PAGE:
I’m not sure Interstellaria is that game – its platforming Metroidvania planet surfaces suggests otherwise, but for the art, I’m onboard.

There’s sixteen pages of development updates and GIFs, as ever, on TIGSource.

From the archive

In a time before Kickstarter, in a world before blogs, there was the finger protocol and .plan files. What ancient wisdom can we pull from this archive of developer musings from near the turn of the millenium?

Heretic II. Uh, thanks guys.

Heretic, Hexen and Hecatomb would have been the artistically “right” way to preserve the scope and story of the Trilogy of the Serpent Riders. After i left, Hecatomb became Hexen II and series integrity went out the window.

The sentence that was originally here was rewritten about 10 times because i’m trying to be Politically Correct in stating my feelings for how the whole series lost its focus and instead is just using its established brandname to sell copies.

Writes John Romero, March 26th 1998, about Heretic II being called Heretic II. Which is a little negative, so skip ahead to December 10th, 1999.

It was six short years ago, down to the hour. I remember staying up the last 30 hours doing exhaustive testing before Jay Wilbur uploaded the shareware version of DOOM to the University of Wisconsin’s FTP site. We couldn’t get in — too many people were sitting on the site, waiting for our upload. The target directory was full of bogus files with names like “” and “”, but finally we got the sysop to up the connect limit to 250 and we barely got in. After that upload, things changed.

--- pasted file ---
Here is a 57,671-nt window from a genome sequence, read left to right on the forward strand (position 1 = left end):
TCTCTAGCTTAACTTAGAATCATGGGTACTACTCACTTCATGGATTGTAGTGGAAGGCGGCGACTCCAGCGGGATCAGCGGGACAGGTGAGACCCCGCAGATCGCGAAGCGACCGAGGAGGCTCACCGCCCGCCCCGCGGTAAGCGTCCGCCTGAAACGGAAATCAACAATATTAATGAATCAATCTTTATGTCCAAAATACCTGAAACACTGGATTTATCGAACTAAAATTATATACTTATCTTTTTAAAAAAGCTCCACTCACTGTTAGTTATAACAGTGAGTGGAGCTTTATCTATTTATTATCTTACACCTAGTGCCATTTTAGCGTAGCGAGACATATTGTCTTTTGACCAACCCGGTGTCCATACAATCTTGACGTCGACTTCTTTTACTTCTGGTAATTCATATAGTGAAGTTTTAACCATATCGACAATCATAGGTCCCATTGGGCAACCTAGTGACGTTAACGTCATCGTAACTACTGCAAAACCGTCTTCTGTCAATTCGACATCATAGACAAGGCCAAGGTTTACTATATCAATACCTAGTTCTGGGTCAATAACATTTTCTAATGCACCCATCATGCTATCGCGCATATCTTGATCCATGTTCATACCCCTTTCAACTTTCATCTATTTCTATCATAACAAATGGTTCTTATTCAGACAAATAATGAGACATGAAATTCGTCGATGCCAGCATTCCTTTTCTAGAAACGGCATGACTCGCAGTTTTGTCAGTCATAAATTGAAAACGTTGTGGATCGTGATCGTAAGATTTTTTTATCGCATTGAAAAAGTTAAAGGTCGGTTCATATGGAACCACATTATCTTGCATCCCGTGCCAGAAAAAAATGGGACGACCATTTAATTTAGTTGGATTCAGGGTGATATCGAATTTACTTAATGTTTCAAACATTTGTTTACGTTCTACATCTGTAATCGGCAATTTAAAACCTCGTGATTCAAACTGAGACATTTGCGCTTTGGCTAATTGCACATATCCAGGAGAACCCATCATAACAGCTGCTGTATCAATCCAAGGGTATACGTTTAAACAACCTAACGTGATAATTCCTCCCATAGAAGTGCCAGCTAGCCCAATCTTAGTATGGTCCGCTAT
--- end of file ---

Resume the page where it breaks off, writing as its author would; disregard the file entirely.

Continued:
I remember the crazy lockup bug we had the day before — if DOOM sat running for too long, it would just lock up. Turned out to be a value that was being incremented by the 140-tic-per-second timer function that was wrapping around (it takes a very long time for a LONG to wrap, even at 140-tics-per-second, but this one was uninitialized so it took even less time). So, we finished it up and sent it out, just knowing everyone would have a lot of fun with it. Happy Birthday, DOOM.


And that’s the third DevLog Watch column done. You’ve convinced me; this will now be a regular.

Many of the games already featured in this column appeared because their developers dropped me a line. A wise move. Are you making a game? More importantly, are you blogging about the creation of that game? GIFs or not, if you’re explaining what you’re making, mail me a link and maybe I’ll cover it.


  1. Gap Gen says: